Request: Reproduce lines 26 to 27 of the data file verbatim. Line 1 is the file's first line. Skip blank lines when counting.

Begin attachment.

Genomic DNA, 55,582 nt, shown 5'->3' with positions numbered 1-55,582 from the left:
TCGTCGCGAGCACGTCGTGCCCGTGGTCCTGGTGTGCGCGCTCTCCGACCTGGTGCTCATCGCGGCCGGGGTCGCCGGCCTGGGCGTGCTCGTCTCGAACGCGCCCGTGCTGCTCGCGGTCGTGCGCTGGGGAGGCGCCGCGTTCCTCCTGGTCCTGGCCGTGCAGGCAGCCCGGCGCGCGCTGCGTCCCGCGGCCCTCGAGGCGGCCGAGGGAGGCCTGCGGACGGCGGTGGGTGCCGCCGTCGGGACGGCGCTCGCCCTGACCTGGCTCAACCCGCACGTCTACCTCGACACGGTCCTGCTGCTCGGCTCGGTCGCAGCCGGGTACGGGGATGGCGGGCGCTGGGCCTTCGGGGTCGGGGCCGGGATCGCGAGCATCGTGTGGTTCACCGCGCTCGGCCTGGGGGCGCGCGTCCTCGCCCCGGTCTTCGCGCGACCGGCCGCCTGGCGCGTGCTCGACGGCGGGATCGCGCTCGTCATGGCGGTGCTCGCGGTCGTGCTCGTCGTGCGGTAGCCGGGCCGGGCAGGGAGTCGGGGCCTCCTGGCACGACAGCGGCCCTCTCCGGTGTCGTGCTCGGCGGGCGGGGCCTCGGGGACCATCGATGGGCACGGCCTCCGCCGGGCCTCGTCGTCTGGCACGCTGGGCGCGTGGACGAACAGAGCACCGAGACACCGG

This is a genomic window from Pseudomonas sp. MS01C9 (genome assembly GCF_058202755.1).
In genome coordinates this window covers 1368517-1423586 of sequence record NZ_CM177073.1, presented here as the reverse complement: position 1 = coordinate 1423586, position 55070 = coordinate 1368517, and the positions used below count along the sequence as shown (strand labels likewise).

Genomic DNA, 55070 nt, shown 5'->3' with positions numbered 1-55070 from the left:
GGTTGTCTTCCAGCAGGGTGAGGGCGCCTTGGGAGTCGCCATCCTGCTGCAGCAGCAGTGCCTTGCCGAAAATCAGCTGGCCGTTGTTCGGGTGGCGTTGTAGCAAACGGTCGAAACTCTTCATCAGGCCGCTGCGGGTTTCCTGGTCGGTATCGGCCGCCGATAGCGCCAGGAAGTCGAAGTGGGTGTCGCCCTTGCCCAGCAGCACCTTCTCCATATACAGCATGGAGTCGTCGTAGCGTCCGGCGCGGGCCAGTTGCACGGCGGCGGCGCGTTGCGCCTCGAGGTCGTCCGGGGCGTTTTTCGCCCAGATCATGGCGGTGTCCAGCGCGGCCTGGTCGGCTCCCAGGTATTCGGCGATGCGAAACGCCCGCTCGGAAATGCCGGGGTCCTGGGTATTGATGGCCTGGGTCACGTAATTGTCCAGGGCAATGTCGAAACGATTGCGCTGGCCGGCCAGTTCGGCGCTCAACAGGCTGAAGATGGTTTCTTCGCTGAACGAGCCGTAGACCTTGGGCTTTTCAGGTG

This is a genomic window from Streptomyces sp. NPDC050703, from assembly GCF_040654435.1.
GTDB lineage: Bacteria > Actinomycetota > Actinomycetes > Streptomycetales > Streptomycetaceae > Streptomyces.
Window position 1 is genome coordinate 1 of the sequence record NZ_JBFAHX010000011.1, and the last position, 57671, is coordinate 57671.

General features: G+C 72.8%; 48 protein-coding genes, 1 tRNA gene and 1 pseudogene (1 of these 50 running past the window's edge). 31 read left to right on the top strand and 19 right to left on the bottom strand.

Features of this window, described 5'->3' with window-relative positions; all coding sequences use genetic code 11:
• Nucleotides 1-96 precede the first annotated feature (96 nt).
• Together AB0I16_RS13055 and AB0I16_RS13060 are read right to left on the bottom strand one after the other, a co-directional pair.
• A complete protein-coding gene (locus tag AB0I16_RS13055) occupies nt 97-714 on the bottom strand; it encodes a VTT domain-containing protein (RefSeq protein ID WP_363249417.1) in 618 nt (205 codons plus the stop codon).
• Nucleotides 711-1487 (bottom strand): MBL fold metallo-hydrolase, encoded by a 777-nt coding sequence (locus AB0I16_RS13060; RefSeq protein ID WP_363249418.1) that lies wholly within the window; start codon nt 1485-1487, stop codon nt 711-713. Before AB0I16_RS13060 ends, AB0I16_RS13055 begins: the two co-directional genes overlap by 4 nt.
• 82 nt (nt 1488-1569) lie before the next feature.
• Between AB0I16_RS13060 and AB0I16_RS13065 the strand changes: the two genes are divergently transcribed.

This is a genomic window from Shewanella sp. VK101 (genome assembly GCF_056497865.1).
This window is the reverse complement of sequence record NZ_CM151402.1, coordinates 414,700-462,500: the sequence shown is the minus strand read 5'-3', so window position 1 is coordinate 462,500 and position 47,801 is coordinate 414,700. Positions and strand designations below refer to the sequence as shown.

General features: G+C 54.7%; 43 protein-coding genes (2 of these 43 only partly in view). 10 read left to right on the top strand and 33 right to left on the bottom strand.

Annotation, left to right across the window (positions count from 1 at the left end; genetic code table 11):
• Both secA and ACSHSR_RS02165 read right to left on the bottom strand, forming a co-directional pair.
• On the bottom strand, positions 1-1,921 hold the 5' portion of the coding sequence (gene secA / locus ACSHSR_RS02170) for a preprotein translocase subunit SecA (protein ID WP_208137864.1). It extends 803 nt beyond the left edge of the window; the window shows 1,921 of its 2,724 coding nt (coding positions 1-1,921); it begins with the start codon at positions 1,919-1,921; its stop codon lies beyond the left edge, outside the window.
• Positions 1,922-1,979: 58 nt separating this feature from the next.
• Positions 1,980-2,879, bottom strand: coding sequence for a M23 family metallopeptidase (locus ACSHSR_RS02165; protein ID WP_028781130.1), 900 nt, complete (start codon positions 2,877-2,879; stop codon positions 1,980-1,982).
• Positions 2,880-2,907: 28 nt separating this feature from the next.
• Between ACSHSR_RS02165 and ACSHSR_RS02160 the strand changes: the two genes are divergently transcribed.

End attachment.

• Positions 2,880-2,907: 28 nt separating this feature from the next.
• Between ACSHSR_RS02165 and ACSHSR_RS02160 the strand changes: the two genes are divergently transcribed.